Magic points (MP; also called mana) are units of magical power that are used in many role-playing, computer role-playing and similar games as an expendable resource that is needed to pay for magic spells.
Thus, magic points can be considered a specialized type of action points that are renewed slowly compared to other game events.
A character in such games will usually have a number of magic points based on his or her level and character class, among other things. Thus a mage will have more MP than a fighter and an experienced mage will have more MP than a novice. When a character uses a magic spell, a number of MP will be deducted from that character’s available MP to pay for the spell (more powerful spells generally cost more MP). If a character has too few MP, the spell cannot be cast. This system makes players choose between casting a few powerful spells, or many weaker ones.
In some games, MP replenish slowly over time, while in others a character must rest to recover MP. Other possibilities include stealing or absorbing them from other characters or from the ether, or by eating food or drinking magic fluids.
In many western computer games, the magic points gauge is depicted as being blue, in contrast with the red or green of the hit points gauge. These colors might be seen in the user interface and in the game’s items or spells (for example, a red potion is used for healing, a blue potion for restoring magic).
In general, losing all of one's MP in a game does not do the same thing as someone losing all of their HP (dying, fainting, etc), though a few cases (Star Ocean 3, for example) will cause a character to faint if their MP reaches zero.
Magic points have seen use in many fantasy games, including tabletop role-playing games
such as GURPS
and Dungeons and Dragons
, and computer role-playing games
such as Diablo
Many alternate names are used in different games. Magic points are also referred to as
Other terms designate units of psionic, or otherwise supernatural, power equivalent to MP:
In traditional RPGs, magic points remained entirely in the realm of magic spells or psionic powers, while fighting skills and abilities were never under such a restriction. Many newer games, however, have introduced similar skill-limitation systems for fighters:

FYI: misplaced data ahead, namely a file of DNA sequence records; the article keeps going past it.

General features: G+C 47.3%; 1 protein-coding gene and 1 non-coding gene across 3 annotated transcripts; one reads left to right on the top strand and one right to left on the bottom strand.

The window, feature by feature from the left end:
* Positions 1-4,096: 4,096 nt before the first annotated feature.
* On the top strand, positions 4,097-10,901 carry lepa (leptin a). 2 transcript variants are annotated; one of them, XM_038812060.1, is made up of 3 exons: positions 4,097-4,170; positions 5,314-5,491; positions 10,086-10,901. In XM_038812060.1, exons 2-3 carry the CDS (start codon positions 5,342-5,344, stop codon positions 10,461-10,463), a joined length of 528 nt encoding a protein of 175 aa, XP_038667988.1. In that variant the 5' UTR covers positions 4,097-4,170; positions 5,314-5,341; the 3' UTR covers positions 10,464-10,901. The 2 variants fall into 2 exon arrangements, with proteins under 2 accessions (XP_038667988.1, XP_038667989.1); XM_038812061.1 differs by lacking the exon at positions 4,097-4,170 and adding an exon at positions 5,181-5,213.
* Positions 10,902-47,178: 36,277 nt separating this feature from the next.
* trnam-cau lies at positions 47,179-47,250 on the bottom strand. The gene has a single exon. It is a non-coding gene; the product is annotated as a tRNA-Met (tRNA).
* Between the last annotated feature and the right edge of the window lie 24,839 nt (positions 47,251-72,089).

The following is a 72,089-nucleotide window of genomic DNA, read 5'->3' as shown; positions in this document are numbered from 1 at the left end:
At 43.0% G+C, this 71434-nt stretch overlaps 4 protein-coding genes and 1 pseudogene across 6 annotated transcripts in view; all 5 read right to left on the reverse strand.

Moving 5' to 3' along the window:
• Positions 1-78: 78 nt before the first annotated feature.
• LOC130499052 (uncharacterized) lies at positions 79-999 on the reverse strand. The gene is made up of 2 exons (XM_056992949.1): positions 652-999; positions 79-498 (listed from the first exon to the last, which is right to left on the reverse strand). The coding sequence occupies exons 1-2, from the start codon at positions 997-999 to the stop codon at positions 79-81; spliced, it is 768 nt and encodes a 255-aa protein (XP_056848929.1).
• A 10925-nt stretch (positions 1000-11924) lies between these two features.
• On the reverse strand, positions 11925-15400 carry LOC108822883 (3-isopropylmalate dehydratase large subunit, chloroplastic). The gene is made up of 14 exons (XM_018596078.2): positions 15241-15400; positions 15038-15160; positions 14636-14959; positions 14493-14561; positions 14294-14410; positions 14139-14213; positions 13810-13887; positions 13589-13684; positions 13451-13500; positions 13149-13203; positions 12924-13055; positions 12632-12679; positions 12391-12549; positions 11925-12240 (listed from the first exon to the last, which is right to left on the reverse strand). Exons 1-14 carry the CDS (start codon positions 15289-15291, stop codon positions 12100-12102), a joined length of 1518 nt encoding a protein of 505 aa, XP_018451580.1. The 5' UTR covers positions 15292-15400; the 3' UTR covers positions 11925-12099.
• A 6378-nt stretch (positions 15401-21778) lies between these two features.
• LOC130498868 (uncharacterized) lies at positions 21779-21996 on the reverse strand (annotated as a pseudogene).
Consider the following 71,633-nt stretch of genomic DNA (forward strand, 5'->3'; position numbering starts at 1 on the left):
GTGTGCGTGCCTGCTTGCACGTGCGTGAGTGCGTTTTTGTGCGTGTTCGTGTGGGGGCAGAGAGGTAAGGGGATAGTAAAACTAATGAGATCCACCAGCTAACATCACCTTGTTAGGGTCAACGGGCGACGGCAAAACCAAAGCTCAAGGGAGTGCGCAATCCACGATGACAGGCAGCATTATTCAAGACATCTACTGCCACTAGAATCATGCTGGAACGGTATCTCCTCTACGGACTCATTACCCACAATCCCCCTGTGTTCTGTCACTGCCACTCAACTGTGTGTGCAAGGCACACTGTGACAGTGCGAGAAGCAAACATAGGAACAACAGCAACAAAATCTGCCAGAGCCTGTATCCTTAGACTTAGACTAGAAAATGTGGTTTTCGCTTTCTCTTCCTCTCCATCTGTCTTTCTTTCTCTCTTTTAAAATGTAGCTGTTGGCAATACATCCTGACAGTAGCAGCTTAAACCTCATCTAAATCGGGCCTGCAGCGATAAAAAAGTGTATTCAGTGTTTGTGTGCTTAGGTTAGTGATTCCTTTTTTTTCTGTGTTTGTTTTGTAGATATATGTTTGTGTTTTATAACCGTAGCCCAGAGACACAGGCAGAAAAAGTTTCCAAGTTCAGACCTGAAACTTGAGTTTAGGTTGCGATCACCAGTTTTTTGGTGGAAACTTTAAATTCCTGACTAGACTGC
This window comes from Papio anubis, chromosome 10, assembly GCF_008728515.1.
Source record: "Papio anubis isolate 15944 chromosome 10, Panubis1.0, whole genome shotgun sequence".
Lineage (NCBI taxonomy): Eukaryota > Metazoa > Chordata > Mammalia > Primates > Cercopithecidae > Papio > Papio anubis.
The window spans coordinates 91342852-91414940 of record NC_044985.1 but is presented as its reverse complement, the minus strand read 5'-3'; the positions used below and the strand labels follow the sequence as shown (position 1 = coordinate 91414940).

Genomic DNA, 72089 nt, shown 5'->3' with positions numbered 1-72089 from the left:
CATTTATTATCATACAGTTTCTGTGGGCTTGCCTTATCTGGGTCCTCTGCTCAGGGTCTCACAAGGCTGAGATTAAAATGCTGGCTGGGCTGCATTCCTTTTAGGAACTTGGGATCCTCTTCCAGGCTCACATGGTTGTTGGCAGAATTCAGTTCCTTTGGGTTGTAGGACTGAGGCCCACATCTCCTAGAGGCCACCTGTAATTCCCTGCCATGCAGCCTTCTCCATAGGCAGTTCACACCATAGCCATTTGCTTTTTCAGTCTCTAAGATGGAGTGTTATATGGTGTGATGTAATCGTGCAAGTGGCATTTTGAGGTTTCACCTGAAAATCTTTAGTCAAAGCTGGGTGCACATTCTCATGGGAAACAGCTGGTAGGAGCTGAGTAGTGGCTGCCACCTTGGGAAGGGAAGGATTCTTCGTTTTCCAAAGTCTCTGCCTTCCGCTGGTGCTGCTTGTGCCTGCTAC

- Spirit Commands in the Super Robot Wars series of video games (1991) include a variety of exceptional feats used by expending Spirit Points (SP).
- In the World of Darkness (1991), supernatural creatures must expend some resource, such as Blood Points, Gnosis, Rage, Quintessence, Vitae, Essence or Mana to fuel many of their powers.
- In the Pokémon video games (1995 and later), Power Points (PP) are used to limit the number of times a Pokémon can perform each type of attack.
- Super Mario RPG (1996), as well as its informal sequels Paper Mario and Paper Mario: The Thousand-Year Door, use Flower Points (FP) to fuel special moves. Both characters on the field draw FP from the same pool.
- In Diablo II (2000), all character classes (magic users as well as fighters) each have access to a unique and exclusive set of skills, and many of the skills in each set are powered by mana as if they were spells.
- Mario & Luigi: Superstar Saga (2003) has Brothers Points (BP) which the two titular characters use to perform special team-up attacks.
- World of Warcraft (2004) uses Rage for Warriors, or Energy and Combo points for Rogues, as well as Focus for Hunters' pets.
- Everquest II (2004) uses a Power pool to “fuel” combat arts as well as spells.
- In Star Ocean 3 (2004), MP was used as a second 'life-gauge'. Certain attacks reduced the target's HP and MP or may only target MP entirely, and characters die when their MP reach 0 as well. Enemies also follow this and the player can decide whether to kill them by attacking their HP or MP.
- In Guild Wars (2005), energy powers most skills, even non-spell ones. Certain skills use adrenaline, which is increased by attacking.